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Old 06-26-2012, 10:52 PM   #79
Ryvyan
I read what I want.
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Posts: 205
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Join Date: Jun 2011
Location: Singapore
Device: iPhone 4S, Nook STR
I thought the books were quite good, and I really enjoyed them. Obviously preferred this series over Twilight (oh god the abuse), and I was happily recommending them to my ex-students (aged 13-16).

It is a YA novel because it introduces basic concepts to a group of people whom "wise" and "worldly" adults might find idiotic/childish. They might not have the experience and reading we have done, thus there is no basis/concept for them to fall back on.

It is kind of like how my generation grew up singing Spice Girls' "2 Become 1" with no inkling of what it means, then BAM! I learned what the song means a couple of years ago. HAH!

Anyway, a quote:
Quote:
Critics who treat 'adult' as a term of approval, instead of as a merely descriptive term, cannot be adult themselves. To be concerned about being grown up, to admire the grown up because it is grown up, to blush at the suspicion of being childish; these things are the marks of childhood and adolescence. And in childhood and adolescence they are, in moderation, healthy symptoms. Young things ought to want to grow.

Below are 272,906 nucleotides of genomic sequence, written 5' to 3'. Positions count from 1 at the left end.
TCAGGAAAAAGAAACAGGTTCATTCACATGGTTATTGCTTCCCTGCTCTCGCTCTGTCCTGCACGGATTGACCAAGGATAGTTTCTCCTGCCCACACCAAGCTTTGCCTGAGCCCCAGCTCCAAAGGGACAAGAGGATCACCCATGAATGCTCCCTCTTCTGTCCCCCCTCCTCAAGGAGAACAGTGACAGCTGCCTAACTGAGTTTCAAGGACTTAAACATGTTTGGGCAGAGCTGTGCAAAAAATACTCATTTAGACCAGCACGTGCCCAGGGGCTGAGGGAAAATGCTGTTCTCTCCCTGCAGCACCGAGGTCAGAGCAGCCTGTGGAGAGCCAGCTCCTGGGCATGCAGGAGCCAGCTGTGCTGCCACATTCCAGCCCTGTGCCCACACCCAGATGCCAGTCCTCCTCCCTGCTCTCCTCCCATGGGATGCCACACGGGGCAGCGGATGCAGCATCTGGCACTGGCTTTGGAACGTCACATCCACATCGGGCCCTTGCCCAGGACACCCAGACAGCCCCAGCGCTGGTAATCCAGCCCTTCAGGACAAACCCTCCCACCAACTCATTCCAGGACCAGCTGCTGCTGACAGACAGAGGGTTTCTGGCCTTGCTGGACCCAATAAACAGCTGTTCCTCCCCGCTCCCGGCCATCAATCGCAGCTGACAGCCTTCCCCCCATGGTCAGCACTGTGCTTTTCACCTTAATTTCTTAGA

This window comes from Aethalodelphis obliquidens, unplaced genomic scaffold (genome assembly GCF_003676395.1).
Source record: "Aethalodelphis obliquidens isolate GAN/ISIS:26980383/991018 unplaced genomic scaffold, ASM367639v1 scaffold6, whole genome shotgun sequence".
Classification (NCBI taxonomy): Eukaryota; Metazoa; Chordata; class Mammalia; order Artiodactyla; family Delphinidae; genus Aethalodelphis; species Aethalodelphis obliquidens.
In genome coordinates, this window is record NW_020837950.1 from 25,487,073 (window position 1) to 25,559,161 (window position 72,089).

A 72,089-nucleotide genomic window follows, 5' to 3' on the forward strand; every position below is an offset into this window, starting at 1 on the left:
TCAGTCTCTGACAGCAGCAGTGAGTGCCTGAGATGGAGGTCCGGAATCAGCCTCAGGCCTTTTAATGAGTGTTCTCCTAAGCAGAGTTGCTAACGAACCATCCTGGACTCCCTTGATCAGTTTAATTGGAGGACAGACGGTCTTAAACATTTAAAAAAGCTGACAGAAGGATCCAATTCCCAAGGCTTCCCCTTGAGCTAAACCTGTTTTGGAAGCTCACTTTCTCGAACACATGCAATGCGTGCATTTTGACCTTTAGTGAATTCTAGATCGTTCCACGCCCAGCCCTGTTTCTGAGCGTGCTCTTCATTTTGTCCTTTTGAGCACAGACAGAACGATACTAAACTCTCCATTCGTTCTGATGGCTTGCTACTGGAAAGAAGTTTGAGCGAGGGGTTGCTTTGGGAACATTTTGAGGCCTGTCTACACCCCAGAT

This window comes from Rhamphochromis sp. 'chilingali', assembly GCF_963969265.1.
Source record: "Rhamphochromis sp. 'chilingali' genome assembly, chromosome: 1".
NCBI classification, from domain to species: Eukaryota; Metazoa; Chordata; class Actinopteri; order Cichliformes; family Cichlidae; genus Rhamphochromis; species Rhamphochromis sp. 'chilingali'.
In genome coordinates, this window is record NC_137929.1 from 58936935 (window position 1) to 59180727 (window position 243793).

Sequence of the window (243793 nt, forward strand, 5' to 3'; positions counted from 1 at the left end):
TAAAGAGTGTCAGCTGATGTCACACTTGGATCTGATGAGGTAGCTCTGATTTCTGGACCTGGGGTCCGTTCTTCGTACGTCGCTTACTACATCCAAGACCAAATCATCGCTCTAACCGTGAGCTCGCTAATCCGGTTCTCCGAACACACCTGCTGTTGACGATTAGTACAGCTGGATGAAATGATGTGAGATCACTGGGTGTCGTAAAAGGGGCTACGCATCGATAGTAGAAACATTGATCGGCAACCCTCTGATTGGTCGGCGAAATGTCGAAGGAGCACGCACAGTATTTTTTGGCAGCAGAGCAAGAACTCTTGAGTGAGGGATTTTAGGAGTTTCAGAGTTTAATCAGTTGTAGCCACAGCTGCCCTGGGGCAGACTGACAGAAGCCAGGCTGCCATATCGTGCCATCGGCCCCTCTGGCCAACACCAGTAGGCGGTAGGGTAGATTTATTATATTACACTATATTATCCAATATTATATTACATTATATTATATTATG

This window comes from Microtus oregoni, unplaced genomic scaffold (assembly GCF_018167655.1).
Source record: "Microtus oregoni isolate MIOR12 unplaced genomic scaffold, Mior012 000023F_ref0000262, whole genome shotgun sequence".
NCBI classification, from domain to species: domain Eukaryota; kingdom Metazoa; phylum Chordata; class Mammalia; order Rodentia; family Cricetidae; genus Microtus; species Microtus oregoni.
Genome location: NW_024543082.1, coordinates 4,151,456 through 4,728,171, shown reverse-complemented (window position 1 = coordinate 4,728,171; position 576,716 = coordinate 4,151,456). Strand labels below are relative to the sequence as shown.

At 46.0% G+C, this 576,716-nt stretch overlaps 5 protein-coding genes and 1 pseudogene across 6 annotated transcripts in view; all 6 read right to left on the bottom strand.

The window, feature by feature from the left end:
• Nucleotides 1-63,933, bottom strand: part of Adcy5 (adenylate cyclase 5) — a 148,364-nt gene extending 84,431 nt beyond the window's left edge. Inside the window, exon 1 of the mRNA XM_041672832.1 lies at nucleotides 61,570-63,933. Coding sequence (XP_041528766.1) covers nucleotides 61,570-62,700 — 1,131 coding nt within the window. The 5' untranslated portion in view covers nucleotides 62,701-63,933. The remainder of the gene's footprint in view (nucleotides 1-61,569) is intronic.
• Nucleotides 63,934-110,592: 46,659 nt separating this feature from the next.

But to carry on into middle life or even into early manhood this concern about being adult is a mark of really arrested development. When I was ten, I read fairy tales in secret and would have been ashamed if I had been found doing so. Now that I am fifty I read them openly. When I became a man I put away childish things, including the fear of childishness and the desire to be very grown up.

- C.S. Lewis
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